“The cloud of deep darkness by mercy was riven,
And she saw through the opening the bright face of heaven.”
God’s free gifts to sinners are pardon and peace, and the witness of the Spirit that we are His adopted children. Priscilla had now these greatest of all gifts. What a blessing to any, but especially to one who had yet to lie helpless in the workhouse for thirty years!
Priscilla’s conversion opened out to her an entirely new sphere of action. She had now an object in life; she now became anxious, as all real converts do, for the good of others. By her example, she taught them meekness, patience, resignation, and kindness;
and by her precept became an instrument and guide to many of the poor, ignorant creatures around her. From the day of her conversion she prayed that she might never be ashamed to testify to the power of saving grace, but speak of the love of Christ to poor sinners on every fitting opportunity. To many hundreds in the workhouse, and to friends and visitors who came to see her, she became a preacher of the gospel. Her peace was deep, and
her joy great. The promises of the Bible were to her more precious than gems, or pearls, or countless gold; they filled her soul with holy raptures. She often sang,
“In the dark watches of the night, I count His mercies o’er.
I praise Him for the blessings past, and humbly ask for more.”
Hearing of several persons in various parts of the country being similarly afflicted, she opened up with them a correspondence. Seventeen of these letters I have had the privilege of reading, and all show how earnest she was in trying to point the poor sufferers to the source of all comfort. To Elizabeth Hill, Great Moore-street, Bolton, still alive and confined to her bed, she writes,Â—
“Preston, March 21st, 1833.
My dear Sister,
We are still in the school of affliction, and how long our dear Lord intends to keep us there I do not know; but this I hope we know, we are in the hands of God. O entreat Him to fit us for the whole of His will and pleasure. I also trust it is our heart’s desire to devote ourselves anew to the Lord. beseeching Him that all our affections may be more than ever consecrated to His glory. When we consider how great our privileges are of calling God our Father, it ought to make us very humble. Compared with such a relationship the world and all its pleasures seem less than nothing, and God appears all and in all. O how precious is His word! Were I able to tell you what I feel when reading in my blessed BibleÂ—but, alas! it is impossible. It may well be called a precious book. I often wonder what would become of us without the word of God; we should indeed be comfortless creatures.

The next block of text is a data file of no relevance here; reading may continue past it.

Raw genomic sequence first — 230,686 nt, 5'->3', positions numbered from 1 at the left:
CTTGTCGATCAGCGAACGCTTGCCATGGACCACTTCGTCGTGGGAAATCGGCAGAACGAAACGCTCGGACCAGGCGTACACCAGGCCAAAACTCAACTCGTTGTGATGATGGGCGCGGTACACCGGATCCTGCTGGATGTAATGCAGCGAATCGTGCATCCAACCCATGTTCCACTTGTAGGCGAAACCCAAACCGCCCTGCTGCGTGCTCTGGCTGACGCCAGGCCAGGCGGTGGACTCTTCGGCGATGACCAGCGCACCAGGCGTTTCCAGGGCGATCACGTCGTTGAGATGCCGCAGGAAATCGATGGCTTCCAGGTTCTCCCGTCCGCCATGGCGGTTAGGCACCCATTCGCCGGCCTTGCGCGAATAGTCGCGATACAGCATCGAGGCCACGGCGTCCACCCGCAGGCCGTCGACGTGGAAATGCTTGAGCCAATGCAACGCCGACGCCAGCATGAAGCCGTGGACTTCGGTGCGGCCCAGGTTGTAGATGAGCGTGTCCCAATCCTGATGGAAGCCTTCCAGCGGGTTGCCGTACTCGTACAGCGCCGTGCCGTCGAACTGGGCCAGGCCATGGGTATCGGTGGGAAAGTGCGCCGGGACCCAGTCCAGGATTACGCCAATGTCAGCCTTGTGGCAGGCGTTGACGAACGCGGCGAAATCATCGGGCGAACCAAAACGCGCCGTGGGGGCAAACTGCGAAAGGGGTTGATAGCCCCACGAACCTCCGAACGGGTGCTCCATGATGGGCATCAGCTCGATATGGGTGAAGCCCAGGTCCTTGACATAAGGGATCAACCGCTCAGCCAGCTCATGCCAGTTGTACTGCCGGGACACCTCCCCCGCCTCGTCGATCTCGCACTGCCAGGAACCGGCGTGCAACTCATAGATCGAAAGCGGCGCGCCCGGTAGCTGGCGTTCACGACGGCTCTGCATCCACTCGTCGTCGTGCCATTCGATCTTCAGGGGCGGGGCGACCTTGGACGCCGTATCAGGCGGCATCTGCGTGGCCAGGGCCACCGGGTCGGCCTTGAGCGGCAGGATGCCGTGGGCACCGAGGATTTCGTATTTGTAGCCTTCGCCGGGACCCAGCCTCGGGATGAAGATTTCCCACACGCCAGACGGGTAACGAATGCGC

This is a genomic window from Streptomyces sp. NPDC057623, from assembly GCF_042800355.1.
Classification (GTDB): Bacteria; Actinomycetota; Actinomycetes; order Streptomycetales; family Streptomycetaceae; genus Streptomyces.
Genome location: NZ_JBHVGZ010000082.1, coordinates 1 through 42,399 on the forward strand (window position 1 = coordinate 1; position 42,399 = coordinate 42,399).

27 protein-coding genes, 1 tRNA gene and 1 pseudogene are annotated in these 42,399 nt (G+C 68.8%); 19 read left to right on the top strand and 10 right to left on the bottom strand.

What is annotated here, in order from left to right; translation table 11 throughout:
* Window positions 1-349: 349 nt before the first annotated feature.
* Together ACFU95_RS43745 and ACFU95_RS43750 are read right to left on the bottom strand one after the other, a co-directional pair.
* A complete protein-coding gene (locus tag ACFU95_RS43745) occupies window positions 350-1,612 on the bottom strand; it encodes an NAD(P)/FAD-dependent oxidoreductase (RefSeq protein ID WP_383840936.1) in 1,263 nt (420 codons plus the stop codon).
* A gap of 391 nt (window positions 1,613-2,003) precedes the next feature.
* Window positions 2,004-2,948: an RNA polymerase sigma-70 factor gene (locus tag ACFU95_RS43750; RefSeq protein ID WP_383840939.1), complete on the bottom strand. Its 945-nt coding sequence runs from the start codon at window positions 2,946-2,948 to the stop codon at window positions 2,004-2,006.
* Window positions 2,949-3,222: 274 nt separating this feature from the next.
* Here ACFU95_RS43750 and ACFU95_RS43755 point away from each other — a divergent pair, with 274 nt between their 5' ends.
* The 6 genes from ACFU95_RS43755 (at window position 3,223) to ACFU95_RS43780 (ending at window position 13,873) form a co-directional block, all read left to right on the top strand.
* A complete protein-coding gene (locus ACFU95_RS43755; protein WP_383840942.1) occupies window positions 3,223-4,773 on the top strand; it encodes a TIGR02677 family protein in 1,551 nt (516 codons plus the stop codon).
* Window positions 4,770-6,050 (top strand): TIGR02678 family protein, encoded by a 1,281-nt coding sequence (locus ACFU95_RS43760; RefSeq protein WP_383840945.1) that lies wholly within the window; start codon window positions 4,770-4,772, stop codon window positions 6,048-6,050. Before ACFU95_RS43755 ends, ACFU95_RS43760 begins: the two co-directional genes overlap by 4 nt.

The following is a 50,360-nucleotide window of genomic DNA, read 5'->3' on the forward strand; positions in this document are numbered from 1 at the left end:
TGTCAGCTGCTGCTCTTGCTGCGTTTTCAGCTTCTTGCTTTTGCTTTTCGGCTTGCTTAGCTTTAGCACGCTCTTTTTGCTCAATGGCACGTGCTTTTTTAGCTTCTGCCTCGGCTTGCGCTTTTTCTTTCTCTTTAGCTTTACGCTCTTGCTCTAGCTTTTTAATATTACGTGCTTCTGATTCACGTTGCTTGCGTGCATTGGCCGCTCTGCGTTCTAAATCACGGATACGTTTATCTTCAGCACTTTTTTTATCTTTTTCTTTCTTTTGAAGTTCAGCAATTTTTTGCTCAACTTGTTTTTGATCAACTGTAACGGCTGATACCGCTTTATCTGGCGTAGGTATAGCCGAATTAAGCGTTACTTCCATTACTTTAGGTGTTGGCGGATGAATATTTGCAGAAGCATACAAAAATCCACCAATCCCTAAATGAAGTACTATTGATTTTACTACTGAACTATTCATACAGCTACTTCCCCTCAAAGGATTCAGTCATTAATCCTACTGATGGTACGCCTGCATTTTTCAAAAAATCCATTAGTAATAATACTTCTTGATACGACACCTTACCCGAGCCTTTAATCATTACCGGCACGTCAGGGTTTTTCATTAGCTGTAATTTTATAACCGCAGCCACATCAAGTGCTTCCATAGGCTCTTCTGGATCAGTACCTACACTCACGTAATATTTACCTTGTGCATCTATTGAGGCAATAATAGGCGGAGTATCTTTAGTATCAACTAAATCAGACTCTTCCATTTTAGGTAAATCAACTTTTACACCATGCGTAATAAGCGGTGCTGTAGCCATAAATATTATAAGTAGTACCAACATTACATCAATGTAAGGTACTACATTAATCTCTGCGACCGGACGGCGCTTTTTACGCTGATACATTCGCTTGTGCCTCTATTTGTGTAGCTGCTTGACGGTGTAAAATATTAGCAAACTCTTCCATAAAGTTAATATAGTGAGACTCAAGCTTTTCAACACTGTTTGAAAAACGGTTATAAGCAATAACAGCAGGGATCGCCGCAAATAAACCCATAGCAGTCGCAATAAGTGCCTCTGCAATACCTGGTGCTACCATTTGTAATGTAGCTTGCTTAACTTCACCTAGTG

From your companion in the furnace,
Priscilla P. Proffit.”
One of her letters expresses her great distress of mind at the loss of the use of her left arm because it deprived her of power to work a little. She was never again able to use it and her usefulness as far as regarded knitting and sewing was ended. Some time after she was smitten with a partial blindness. This was a sore trial for she became dependent on others to read to her out of her blessed Bible; but none of these misfortunes caused her to utter one murmur. The medical gentleman who attended her almost daily for twenty-six years states that, though her sufferings were often very severe, he never heard one complaint escape her lips but, on the contrary, she was full of expressions of thankful-ness for what she called her mercies. And the governor of the workhouse often declared that Priscilla was a blessing to the whole establishment. The ignorant gathered round her bed to hear words of wisdom. Conscience-stricken sinners asked her what they must do to be saved; the sorrowing sought her sympathy and advice;
and the friendless could always reckon on Priscilla as one whose heart was filled with love to all. Disputes were brought to her for settlement and seldom were her peaceable counsels rejected.
But the most interesting sight, and one which was hundreds of